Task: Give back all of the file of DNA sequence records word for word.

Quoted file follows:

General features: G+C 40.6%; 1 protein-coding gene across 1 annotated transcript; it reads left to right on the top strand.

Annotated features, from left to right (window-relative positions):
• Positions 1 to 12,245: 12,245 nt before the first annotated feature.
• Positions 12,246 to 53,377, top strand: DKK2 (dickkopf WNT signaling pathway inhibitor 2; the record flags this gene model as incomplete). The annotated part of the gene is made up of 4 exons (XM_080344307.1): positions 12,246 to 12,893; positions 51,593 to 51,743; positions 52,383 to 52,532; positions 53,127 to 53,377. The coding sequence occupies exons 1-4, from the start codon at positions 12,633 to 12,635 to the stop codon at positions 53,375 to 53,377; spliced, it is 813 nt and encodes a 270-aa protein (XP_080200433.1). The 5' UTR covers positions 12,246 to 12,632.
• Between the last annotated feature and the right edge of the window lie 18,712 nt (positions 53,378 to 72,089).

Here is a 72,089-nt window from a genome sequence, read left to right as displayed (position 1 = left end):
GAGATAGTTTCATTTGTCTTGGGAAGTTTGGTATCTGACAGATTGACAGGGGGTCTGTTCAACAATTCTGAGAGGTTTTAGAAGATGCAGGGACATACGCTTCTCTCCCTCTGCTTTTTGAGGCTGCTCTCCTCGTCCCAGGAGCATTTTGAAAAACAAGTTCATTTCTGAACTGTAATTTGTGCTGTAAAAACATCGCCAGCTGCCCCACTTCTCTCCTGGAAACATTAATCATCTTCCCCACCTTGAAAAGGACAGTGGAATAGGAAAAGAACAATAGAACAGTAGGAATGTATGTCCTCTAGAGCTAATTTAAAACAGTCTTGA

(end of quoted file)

General features: G+C 40.6%; 1 protein-coding gene across 1 annotated transcript; it reads left to right on the top strand.

Annotated features, from left to right (window-relative positions):
• Positions 1 to 12,245: 12,245 nt before the first annotated feature.
• Positions 12,246 to 53,377, top strand: DKK2 (dickkopf WNT signaling pathway inhibitor 2; the record flags this gene model as incomplete). The annotated part of the gene is made up of 4 exons (XM_080344307.1): positions 12,246 to 12,893; positions 51,593 to 51,743; positions 52,383 to 52,532; positions 53,127 to 53,377. The coding sequence occupies exons 1-4, from the start codon at positions 12,633 to 12,635 to the stop codon at positions 53,375 to 53,377; spliced, it is 813 nt and encodes a 270-aa protein (XP_080200433.1). The 5' UTR covers positions 12,246 to 12,632.
• Between the last annotated feature and the right edge of the window lie 18,712 nt (positions 53,378 to 72,089).

Here is a 72,089-nt window from a genome sequence, read left to right as displayed (position 1 = left end):
GAGATAGTTTCATTTGTCTTGGGAAGTTTGGTATCTGACAGATTGACAGGGGGTCTGTTCAACAATTCTGAGAGGTTTTAGAAGATGCAGGGACATACGCTTCTCTCCCTCTGCTTTTTGAGGCTGCTCTCCTCGTCCCAGGAGCATTTTGAAAAACAAGTTCATTTCTGAACTGTAATTTGTGCTGTAAAAACATCGCCAGCTGCCCCACTTCTCTCCTGGAAACATTAATCATCTTCCCCACCTTGAAAAGGACAGTGGAATAGGAAAAGAACAATAGAACAGTAGGAATGTATGTCCTCTAGAGCTAATTTAAAACAGTCTTGA